Perhaps the most dangerous three words in the English language are ‘Protect the NHS’.
After 18 months of discouraging people from getting treatment in hospital, we are now seeing the catastrophic results.
A report from the National Audit Office (NAO) this week found that up to 740,000 potential cancer patients have been missed since the beginning of the first lockdown in March 2020.
These are people who should have been referred urgently for investigation in hospital, for a disease where delays exponentially increase the risk of death.
The NAO estimates that, since the pandemic began, between 35,000 and 60,000 fewer people than expected have started treatment for cancer.
Up to 740,000 potential cancer cases that should have been urgently referred by GPs have been “missed” since the first lockdown, according to a damning report.
Watchdogs also warned that NHS waiting lists could keep growing until 2025 and even reach double the current six million.
Charities said the report by the National Audit Office (NAO) reflected a “devastating” situation for many patients, with medics warning of “the biggest cancer catastrophe ever to hit the NHS”.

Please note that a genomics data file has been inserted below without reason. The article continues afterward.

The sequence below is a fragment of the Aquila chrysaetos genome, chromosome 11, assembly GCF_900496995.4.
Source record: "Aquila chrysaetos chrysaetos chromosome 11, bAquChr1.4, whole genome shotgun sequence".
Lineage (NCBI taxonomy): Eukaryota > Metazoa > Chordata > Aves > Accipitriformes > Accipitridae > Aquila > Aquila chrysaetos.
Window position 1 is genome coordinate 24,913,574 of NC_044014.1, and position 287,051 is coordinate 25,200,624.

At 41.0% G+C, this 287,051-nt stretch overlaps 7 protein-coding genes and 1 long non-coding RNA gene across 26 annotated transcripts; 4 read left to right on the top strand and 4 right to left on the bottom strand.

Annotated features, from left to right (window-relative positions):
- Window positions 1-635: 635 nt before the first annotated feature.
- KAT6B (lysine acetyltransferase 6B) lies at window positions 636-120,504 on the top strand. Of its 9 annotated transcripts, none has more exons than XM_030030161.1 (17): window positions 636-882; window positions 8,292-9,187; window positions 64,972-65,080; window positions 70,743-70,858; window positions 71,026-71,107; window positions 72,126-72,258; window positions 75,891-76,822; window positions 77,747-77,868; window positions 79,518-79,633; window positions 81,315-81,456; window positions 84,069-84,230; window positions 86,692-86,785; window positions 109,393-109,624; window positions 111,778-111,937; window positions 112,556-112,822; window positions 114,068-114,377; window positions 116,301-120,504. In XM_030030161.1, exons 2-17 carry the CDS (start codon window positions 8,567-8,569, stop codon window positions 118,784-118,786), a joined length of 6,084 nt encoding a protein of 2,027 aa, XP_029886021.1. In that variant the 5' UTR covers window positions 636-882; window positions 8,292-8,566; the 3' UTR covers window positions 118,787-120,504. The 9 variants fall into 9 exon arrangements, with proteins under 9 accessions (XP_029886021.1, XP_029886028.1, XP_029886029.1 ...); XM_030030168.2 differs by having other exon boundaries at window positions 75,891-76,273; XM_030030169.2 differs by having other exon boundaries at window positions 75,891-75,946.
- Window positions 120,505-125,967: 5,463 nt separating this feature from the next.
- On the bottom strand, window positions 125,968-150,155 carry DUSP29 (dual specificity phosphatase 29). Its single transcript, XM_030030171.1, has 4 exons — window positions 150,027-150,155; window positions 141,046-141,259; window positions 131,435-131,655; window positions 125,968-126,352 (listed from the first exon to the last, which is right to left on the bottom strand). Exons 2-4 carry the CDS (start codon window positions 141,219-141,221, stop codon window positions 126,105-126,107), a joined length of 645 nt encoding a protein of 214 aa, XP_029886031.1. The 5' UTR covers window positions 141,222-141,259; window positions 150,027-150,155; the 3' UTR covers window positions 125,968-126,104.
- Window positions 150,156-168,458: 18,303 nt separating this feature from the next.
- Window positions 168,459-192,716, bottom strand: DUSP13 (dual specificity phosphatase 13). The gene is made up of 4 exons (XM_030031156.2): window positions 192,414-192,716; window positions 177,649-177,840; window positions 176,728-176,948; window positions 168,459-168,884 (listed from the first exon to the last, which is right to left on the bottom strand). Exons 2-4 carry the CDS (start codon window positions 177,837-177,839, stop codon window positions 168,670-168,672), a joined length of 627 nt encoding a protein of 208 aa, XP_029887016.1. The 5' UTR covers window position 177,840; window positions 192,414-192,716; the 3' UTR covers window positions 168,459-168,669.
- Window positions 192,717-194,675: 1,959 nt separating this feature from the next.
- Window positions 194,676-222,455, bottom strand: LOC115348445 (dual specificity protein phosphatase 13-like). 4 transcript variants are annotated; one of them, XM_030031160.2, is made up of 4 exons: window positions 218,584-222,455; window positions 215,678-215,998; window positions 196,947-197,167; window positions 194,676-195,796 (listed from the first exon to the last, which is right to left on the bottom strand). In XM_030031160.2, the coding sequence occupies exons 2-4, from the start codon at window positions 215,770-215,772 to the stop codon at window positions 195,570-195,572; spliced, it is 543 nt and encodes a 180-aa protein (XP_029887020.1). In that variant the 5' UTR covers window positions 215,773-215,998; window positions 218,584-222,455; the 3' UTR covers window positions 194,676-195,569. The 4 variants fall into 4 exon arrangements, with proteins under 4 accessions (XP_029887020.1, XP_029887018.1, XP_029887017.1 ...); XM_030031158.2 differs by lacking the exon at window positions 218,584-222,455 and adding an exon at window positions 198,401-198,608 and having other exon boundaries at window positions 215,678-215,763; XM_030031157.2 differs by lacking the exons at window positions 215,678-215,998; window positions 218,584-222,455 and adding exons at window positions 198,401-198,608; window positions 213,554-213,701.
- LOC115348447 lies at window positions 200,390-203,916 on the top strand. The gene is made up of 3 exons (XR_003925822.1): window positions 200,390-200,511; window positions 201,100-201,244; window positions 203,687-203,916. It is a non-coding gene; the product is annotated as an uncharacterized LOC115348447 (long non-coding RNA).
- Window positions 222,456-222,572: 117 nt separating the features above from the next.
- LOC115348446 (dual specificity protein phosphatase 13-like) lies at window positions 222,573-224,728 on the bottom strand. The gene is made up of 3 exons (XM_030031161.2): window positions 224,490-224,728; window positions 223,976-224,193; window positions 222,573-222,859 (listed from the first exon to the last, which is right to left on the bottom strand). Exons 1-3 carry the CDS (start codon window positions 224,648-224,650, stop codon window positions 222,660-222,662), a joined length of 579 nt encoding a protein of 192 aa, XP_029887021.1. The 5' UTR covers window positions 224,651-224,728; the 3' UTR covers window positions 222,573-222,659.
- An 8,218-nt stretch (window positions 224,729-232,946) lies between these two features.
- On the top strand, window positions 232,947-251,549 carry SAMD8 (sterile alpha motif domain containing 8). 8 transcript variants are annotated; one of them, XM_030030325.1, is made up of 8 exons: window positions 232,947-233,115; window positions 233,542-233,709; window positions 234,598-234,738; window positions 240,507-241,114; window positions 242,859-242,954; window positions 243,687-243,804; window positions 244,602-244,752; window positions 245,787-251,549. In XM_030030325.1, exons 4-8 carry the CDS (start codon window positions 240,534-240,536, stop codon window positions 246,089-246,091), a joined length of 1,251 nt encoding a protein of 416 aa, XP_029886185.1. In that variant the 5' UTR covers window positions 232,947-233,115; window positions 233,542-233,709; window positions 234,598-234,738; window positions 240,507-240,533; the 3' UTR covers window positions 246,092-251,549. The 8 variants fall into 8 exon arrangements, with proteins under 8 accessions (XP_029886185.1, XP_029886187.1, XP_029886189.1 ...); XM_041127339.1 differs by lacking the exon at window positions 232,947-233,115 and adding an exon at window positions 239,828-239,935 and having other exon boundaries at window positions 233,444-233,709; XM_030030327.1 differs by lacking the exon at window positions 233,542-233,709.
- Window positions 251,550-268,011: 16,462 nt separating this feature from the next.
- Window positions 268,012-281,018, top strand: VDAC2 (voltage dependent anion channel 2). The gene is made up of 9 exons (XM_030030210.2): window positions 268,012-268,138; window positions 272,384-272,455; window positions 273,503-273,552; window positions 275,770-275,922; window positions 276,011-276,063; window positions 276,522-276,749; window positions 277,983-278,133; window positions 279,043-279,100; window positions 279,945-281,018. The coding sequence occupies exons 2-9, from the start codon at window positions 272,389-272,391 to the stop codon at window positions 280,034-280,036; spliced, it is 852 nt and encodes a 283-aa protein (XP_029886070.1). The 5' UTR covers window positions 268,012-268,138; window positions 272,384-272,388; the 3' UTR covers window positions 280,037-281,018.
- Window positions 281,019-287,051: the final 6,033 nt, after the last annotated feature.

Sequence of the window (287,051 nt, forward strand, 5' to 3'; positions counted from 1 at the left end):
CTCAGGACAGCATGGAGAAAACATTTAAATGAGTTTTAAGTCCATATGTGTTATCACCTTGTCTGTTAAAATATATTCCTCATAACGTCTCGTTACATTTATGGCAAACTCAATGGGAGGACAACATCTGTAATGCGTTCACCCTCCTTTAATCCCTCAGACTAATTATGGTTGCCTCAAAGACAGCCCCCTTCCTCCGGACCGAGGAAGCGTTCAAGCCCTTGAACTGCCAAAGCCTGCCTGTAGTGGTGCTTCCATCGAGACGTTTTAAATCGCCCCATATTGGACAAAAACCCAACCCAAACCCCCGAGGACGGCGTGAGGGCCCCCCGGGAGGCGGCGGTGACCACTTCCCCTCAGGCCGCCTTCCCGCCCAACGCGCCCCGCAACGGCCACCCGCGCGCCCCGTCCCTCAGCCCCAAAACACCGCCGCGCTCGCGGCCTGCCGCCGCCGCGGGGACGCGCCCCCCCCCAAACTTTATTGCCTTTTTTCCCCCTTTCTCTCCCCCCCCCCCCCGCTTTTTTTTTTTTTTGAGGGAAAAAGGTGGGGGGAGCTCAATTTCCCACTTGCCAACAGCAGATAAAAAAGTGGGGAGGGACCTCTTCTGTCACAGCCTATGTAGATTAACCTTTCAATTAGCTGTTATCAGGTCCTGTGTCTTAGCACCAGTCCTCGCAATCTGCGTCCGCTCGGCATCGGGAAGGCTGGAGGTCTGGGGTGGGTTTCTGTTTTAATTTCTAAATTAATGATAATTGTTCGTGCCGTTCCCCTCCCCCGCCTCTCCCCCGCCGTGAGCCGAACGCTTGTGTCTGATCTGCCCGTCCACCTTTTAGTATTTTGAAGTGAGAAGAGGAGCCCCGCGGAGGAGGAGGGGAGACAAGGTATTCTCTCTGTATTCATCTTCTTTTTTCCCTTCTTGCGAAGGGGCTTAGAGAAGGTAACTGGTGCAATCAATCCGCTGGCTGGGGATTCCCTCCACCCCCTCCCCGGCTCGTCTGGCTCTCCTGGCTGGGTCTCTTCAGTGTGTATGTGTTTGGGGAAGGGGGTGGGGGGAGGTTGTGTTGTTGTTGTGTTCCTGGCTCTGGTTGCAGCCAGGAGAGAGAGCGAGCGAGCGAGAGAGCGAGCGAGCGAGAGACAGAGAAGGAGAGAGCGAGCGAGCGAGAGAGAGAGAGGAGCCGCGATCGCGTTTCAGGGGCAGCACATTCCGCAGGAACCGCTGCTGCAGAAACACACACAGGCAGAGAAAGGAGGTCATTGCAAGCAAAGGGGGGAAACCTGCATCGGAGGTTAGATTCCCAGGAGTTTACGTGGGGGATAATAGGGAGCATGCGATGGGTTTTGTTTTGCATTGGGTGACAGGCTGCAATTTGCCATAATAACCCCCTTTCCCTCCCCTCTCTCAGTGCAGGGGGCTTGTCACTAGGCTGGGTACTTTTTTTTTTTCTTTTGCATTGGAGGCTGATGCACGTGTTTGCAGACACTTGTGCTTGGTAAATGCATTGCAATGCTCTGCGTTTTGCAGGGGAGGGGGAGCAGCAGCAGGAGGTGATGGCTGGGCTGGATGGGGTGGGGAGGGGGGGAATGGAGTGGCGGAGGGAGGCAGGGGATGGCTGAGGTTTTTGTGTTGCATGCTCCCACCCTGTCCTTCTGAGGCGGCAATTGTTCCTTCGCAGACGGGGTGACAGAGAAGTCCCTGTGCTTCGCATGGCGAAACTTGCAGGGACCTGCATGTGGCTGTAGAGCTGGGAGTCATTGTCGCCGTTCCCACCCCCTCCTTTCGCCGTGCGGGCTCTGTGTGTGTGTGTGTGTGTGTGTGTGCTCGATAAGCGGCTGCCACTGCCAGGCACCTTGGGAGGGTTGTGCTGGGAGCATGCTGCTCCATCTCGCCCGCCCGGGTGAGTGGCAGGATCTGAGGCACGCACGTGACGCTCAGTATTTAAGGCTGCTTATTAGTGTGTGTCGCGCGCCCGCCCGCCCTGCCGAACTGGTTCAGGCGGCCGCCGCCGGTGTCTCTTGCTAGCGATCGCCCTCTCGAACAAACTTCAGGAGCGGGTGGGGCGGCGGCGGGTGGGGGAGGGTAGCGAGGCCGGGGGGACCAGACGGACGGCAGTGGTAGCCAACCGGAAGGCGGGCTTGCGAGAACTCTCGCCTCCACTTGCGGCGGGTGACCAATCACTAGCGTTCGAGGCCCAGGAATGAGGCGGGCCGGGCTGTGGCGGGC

Dr Sam White is a GP in the UK. He was recently suspended by the NHS for speaking out about informed consent, the safety of the vaccine and other safe and effective alternative treatments.
He is now running a campaign to promote his concerns about the vaccine and the plan to vaccinate children.
The NHS has a “hidden waiting list” of 15.3 million patients who need follow-up appointments for health problems, according to the first analysis of its kind.
The official waiting list, which stands at 3.9 million, shows how many patients are yet to have their first hospital appointment after a GP referral.
However, the total number who are on hospital books in England and need appointments is not collated centrally. A new calculation, based on freedom of information requests to NHS trusts and seen by The Times, puts the figure at 15.3 million.
Although the official waiting list, after initial referral by a GP, has remained at a fairly stable level throughout the pandemic, this has been mainly driven by fewer patients joining it.